A cold grey winters day,
one of those days where the south-westerly wind buffets
the car and your expectations as you get that first
glimpse of the lake through the rhythmically beating
I had the lake all to myself,
sensible people were all home warm and dry. I contemplated
this sitting in the car watching the white caps careering
across the lake. The showers eased but the wind persisted,
at times like these leaving the warm shelter of the
car to rug up and rig up is a process best not rushed.
That essential ingredient, anglers optimism, can
be a tenuous flame, easily extinguished by sudden exposure
to chilled south winds.
The rugging up was fast,
the rigging slow. It pays to take the time, opportunities
can be few and the fish large in this lake. A rushed
knot with cold fingers can be a recipe for a disaster
of epic proportions. The fly, a Tom Jones by loose description,
is my favourite nondescript workhorse, looking like
nothing in particular but suggestive of many of the
creatures frequenting the weedy margins.
I headed along the windward
shore, less comfortable for casting, but working on
the theory that the wave action stirs up the weed beds
dislodging food for prowling fish. That's the theory
anyway, 11m not sure what the fish think of it but it
works for me. Having waded out into the waves scanning
for fish the theory started looking pretty thin, 'less
comfortable for casting" being code for hard testing
Sight fishing on this lake
is hard even under ideal conditions, probably because
the trout don't need to move about much for food. Blind
searching isn't my favourite form of fishing and after
an hour or so I slipped into autopilot just moving along
quietly casting to gaps and edges. A few pelicans were
out fishing, surfing down the wind along the outer edge
of the weed bed. It's always reassuring to see that
the pro's are out, exercising that typical anglers optimism
that thrives on signs and portents.
My mind started to wander,
considering the things I could or should have been doing,
most of which involved proximity to warmth and shelter.
The mechanism by which fish sense these mental lapses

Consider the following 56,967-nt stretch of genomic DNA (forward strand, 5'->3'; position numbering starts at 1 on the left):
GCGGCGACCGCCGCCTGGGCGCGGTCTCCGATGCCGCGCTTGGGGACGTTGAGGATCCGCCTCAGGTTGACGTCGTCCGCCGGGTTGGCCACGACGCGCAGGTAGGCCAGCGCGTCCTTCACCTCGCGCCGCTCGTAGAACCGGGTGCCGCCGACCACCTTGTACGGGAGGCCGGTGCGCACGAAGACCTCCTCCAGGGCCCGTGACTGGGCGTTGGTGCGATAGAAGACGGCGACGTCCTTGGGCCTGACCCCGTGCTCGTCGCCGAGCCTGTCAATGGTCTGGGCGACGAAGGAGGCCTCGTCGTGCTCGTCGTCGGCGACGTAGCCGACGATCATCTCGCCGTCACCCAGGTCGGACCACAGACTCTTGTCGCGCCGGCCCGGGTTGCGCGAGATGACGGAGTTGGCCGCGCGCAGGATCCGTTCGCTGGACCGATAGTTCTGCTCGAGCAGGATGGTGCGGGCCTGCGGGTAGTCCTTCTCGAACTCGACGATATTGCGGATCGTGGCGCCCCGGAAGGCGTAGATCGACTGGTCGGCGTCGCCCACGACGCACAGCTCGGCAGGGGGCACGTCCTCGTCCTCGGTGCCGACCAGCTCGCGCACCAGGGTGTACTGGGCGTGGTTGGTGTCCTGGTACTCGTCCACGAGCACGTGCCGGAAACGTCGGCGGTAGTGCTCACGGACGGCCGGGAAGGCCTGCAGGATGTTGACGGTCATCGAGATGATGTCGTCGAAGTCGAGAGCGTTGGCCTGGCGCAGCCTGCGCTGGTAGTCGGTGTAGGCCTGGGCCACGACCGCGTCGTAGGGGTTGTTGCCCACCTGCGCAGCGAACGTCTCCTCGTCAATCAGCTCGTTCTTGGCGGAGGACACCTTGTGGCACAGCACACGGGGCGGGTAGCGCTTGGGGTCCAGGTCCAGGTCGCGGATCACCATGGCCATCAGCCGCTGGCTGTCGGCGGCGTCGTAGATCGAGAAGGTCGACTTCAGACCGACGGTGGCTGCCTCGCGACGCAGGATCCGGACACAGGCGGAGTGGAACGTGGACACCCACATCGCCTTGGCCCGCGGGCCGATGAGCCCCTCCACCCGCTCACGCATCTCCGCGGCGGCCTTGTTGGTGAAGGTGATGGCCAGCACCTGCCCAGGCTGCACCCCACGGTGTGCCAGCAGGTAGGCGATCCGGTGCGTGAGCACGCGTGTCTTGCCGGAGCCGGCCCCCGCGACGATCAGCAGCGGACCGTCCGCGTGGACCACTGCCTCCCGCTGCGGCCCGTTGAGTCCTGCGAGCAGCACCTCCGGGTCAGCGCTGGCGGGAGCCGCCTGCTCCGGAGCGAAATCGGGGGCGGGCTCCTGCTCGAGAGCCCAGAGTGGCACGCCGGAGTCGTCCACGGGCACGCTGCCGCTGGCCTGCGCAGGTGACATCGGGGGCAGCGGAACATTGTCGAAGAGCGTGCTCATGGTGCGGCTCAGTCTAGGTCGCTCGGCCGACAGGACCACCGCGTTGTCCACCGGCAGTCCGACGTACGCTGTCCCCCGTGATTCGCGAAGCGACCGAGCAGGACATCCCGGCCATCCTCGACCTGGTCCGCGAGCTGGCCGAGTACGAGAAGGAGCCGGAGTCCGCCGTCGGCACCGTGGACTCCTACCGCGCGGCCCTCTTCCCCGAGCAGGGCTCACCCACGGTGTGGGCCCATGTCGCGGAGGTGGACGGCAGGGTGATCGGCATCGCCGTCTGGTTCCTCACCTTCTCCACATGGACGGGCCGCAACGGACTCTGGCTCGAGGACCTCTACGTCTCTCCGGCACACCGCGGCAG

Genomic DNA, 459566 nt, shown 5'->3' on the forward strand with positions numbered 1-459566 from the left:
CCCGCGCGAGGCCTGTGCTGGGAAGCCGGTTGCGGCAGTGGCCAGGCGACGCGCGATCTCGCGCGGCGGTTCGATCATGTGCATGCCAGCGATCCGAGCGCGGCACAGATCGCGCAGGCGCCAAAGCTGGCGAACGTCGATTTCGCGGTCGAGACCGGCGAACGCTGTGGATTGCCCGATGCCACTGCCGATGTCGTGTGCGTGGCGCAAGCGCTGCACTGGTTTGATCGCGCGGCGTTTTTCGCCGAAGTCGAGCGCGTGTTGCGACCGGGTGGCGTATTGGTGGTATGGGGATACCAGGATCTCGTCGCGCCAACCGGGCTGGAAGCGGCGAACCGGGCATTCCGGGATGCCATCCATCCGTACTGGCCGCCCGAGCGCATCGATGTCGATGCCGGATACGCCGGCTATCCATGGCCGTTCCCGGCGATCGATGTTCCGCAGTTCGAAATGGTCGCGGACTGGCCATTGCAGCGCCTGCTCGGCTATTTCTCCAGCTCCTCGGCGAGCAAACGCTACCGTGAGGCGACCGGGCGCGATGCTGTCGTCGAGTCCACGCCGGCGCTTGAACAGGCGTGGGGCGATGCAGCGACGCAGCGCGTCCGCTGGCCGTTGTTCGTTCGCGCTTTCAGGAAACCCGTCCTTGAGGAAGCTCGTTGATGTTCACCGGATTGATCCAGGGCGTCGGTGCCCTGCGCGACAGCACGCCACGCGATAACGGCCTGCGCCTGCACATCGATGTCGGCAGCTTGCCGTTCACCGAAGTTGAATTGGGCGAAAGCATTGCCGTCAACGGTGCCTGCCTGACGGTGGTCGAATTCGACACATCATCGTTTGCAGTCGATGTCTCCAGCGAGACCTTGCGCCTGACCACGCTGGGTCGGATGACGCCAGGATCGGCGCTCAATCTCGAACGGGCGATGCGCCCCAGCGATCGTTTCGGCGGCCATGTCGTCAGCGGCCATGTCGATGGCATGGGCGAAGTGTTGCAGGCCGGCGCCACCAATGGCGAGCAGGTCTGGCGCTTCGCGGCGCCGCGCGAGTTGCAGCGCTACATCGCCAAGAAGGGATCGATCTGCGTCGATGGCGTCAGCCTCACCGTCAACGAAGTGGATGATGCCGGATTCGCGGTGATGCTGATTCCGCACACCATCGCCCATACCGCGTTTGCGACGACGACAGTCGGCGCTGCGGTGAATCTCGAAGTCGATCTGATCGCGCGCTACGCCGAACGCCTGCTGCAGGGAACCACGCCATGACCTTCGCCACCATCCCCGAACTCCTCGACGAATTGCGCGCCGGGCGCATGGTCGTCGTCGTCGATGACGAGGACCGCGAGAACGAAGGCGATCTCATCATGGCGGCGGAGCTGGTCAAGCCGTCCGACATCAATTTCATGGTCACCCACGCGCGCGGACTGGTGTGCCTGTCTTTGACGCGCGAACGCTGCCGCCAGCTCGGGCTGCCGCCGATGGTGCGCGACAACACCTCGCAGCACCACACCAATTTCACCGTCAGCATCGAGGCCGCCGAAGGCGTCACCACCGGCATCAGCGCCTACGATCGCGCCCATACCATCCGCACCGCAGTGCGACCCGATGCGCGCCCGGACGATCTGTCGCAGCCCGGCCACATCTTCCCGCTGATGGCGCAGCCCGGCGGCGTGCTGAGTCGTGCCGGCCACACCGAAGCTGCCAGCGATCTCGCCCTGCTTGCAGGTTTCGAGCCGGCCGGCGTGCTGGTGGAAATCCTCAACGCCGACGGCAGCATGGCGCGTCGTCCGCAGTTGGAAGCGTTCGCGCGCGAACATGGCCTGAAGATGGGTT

is beyond me, but the uncanny way that they choose just
those moments to appear makes you wonder. The slow twitching
retrieve came to a sudden solid stop, a reflex lift,
still in automatic out to lunch mode. Everything jumped
back into focus as the line went screaming off toward
the centre of the lake.
This was the largest and
strongest fish I'd ever tangled with and the fight that
followed was mostly on the fish's terms. After a couple
more searing runs and some desperate moments around
the weed beds the struggle started to turn my way. No
net, weed everywhere and a serious fish, the "don't
panic stay calm" only marginally effective when
I got my first good look at the fish. Dark backed, broad
and deep, all gold, olive and big.
How big? Somewhere between
5 or 6 Kilos would be my estimate, comfortable double
figures in the old scale, but I'll never know for sure.
For just as suddenly and inexplicably as it started
it was over. The line went limp, a couple of desperately
hopeful strips, and up came the fly with a tiny sliver
of white flesh decorating the barb. I sat back on a
rock massaging my wrist and forearm grinning like an
idiot and yelling WHAT A FISH to the cruising pelicans.
After the adrenalin subsided I began to wonder just
how big the fish was, wishing that 11d been able to
land it. But what if I had? After a few more half-hearted
casts I continued to ponder this as I walked back to
The recollection of an
earlier conversation came back to haunt me. It went
something along the lines of fishing for pleasure and
not to prove anything by mounting carcasses on the wall
to prop up my ego. The discussion of fishing ethics
in a comfortable bar with a few single malts under the
belt can get a bit pompous. It's healthy, if a little
discomforting, when reality jumps up and deflates the
rhetoric every now and then. You see no matter how hard
I tried to kid myself I knew that, had I landed that
fish, I wouldn't have been able to resist the temptation
of bringing home the evidence. One of those thorny moral
dilemmas that crop up from time to time to nag at you
in quieter moments.
Another lake on a less
than perfect day, and after an hour of fruitless searching
anticipation starts to wane and with it that vital concentration.
That's when it happened, from the dim dark corridors
of memory, that fish cruised up over the edge of awareness.
With renewed intent I fished on, a few more casts to
the edge of the drop-off, that gap in the weeds, and
always lurking just one more cast away that fish.
With hindsight I now realise
how lucky I was not to land that fish. My mythical fish,
that monster that we all believe lurks in some secret
lair wherever we fish. You see I've met mine, given
it form and substance and learnt from it an invaluable
lesson. I now realise that's what trophies truly are,
lessons and moments to be hung in the halls of memory.
If we should meet again,
that fish and I, I know that the outcome would be the
same regardless of which of us prevailed. I've resolved
the dilemma, adding a camera to my essential gear, in
recognition of that all to human frailty.